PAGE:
Well, friends, we are officially halfway through the year. As far as my Book Challenge numbers go, I should be at 25, and I’ve actually read 19…so not where I need to be, but it’s still do-able. Even if I don’t actually get to the Magic Number 50, this challenge has kept me focused on finishing books at a decent pace, and it’s definitely pushed me to read new genres and authors I might not have otherwise. Speaking of which…
Title – Reading Lolita in Tehran: A Memoir in Books
Author – Azar Nafisi
Page count – 343
Although this book is technically a memoir, it often reads almost in the realm of fiction (Perhaps because I’m an American, and this book is set in Iran, it seems like an unreal world). Nafisi divides her story into four sections. Each is based on an author or book she teaches in her English Literature classes – Lolita (by Nabokov), Gatsby (by Fitzgerald), (Henry) James, and (Jane) Austen. This division serves to highlight themes in different aspects of Nafisi’s life.
The section on Lolita introduces us to the group of students Nafisi brings together to study books in secret. Its theme is fiction versus reality and how the Iranian Revolution in the 1980s has led Nafisi (among many others) to live their lives as if in another world in order to escape the oppression of the new religiously conservative regime.
“The truth was that upsilamba was one of Nabokov’s fanciful creations…I said I associated upsilamba with an impossible joy of a suspended leap. Yassi, who seemed excited for no particular reason, cried out that she always thought it could be the name of a dance…Manna suggested that upsilamba evoked the image of a small silver fish leaping in and out of a moonlit lake…For Azin it was a sound, a melody. Mahshid described an image of three girls jumping rope and shouting…For Sanaz, the word was a small African boy’s secret magical name. Mitra wasn’t sure why the word reminded her of the paradox of a blissful sigh. And to Nassrin it was the magic code that opened the door to a secret cave filled with treasures.” (p. 21)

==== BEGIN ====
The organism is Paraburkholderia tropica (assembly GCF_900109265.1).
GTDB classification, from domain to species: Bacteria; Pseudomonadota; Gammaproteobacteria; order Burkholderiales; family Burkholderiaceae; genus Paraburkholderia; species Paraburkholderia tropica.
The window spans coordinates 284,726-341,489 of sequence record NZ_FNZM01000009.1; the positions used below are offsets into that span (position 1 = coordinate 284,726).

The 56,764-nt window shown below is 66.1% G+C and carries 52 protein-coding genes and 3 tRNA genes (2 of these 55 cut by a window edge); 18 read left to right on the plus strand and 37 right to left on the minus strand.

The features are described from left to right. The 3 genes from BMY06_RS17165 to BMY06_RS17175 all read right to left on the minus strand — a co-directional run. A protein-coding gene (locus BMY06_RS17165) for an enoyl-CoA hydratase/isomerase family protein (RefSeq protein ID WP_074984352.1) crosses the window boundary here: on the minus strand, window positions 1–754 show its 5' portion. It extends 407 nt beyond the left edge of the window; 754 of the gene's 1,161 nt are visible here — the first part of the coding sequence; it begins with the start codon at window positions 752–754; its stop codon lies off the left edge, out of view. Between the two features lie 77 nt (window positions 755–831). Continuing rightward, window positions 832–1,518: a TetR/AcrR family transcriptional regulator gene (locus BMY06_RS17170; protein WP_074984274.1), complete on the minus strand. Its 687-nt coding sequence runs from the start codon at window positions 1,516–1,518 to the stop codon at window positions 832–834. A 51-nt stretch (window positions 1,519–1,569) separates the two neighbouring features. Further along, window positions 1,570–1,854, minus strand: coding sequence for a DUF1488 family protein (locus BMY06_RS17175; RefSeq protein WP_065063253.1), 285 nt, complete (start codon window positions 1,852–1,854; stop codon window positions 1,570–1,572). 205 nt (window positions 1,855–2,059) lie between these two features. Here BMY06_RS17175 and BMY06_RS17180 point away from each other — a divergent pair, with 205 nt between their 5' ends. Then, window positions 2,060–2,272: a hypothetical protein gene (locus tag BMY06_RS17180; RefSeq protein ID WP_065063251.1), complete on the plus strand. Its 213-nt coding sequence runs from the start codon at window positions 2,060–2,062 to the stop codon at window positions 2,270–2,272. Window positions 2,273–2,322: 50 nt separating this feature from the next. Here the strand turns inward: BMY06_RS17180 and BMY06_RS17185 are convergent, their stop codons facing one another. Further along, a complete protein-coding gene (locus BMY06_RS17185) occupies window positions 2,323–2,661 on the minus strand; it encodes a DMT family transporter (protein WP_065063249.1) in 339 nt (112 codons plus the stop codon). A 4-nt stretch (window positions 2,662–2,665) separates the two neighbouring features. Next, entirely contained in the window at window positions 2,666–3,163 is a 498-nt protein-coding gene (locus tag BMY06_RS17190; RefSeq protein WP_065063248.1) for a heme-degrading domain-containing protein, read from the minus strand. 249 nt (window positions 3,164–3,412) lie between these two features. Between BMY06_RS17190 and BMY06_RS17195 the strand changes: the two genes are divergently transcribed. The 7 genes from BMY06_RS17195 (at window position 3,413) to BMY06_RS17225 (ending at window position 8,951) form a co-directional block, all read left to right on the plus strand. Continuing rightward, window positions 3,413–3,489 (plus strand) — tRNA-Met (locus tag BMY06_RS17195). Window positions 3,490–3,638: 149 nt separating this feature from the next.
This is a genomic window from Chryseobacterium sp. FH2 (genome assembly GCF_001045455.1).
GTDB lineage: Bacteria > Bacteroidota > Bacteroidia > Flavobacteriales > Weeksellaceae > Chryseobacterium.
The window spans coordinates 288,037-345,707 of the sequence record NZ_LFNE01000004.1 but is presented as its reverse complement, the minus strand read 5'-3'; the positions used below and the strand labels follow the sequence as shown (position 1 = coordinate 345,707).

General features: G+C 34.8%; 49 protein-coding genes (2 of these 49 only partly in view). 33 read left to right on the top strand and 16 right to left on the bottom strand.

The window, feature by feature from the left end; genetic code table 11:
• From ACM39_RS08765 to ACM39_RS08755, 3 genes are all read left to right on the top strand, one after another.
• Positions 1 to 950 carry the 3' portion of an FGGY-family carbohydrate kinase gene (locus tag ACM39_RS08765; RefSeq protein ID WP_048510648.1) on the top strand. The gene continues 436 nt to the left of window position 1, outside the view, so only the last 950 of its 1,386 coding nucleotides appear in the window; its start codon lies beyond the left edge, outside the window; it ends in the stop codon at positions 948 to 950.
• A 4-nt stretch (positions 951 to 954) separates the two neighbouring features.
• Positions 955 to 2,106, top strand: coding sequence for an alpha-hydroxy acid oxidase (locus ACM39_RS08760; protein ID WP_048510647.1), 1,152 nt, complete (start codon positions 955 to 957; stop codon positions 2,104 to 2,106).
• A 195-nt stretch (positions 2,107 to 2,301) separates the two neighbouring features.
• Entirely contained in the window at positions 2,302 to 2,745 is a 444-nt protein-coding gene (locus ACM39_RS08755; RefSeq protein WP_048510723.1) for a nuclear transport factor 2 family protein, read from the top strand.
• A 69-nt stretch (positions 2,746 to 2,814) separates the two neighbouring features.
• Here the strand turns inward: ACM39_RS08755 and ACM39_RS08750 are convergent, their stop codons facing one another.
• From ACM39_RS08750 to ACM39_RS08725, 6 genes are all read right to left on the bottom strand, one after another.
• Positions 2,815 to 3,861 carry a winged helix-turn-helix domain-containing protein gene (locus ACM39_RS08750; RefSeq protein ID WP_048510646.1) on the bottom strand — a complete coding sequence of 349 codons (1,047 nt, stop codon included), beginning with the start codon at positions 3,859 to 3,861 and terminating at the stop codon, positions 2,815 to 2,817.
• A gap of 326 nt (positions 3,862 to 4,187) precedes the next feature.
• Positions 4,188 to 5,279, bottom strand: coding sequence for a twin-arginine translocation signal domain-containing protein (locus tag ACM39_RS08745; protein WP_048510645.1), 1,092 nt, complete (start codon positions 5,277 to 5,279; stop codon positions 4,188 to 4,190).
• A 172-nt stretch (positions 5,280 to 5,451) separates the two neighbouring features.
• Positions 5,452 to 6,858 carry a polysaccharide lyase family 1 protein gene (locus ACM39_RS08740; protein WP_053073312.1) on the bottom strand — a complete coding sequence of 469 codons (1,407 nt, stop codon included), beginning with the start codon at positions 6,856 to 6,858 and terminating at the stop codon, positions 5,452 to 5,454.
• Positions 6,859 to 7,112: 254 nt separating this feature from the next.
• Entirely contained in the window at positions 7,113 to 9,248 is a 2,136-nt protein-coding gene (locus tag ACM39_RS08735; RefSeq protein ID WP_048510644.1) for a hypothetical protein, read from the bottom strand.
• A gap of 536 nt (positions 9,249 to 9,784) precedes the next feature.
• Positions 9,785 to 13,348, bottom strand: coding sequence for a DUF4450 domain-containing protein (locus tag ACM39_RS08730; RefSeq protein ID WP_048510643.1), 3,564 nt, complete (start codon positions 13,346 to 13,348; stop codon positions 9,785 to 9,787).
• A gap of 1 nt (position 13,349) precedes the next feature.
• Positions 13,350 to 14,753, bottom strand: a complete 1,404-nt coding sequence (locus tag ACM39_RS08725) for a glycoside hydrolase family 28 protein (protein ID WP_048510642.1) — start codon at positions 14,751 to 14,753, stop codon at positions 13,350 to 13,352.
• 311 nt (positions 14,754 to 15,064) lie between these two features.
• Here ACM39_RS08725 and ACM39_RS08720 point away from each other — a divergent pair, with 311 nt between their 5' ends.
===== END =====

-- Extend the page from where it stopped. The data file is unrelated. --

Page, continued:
The section on Gatsby explores what makes something moral, virtuous, and “right.” Who gets to decide what behaviors are allowed, and why are they the ones who get to make that decision? Nafisi describes how the new regime’s “morality police” affect women and intellectuals in particular with their censorship of media and rules on gendered behavior. Polishing media (especially literature) of its complexity to make it “morally acceptable” erases any lessons it could teach its consumer.
“Imagination in these works is equated with empathy; we can’t experience all that others have gone through, but we can understand even the most monstrous individual in works of fiction. A good novel is one that shows the complexity of individuals…Empathy lies at the heart of Gatsby…[The] biggest sin is to be blind to others’ problems and pains. Not seeing them means denying their existence.” (p. 132)
Nafisi uses the section on Henry James to talk about courage in the face of adversity, detailing the daily struggles she and other citizens of Tehran face as the war with Iraq escalates to include bombings and war propaganda. She continues to flesh out how she first met each of the students in her secret class.
The last section on Jane Austen’s works, especially Pride and Prejudice, uses patterns in literature as a metaphor for people’s relationship with their family and country – essentially, what makes someplace “home” and how do we allow that relationship to influence decisions we make about school, work, and where to live? We learn how Nafisi and her students ultimately react to the new regime – do they stay or do they leave?
**Spoiler alert for Nassrin’s fate**
“[Mashid said] “Nassrin sends her regards. She asked me to give this to you.” She handed me a thick folder and a bundle of notes. I have the folder here…It is brilliantly colored: white with bright bubble-gum-orange stripes and three cartoon characters. In vivid green and purple characters it says: Be Seeing You in Fabulous Florida. Things Go Better with Sunshine! Inside the folder, Nassrin has transcribed every word of my classes during my last three terms at Allameh…She left behind nothing else – no photograph, and no personal note – except for one line on the last page of the folder: I still owe you a paper on Gatsby.” (p. 328)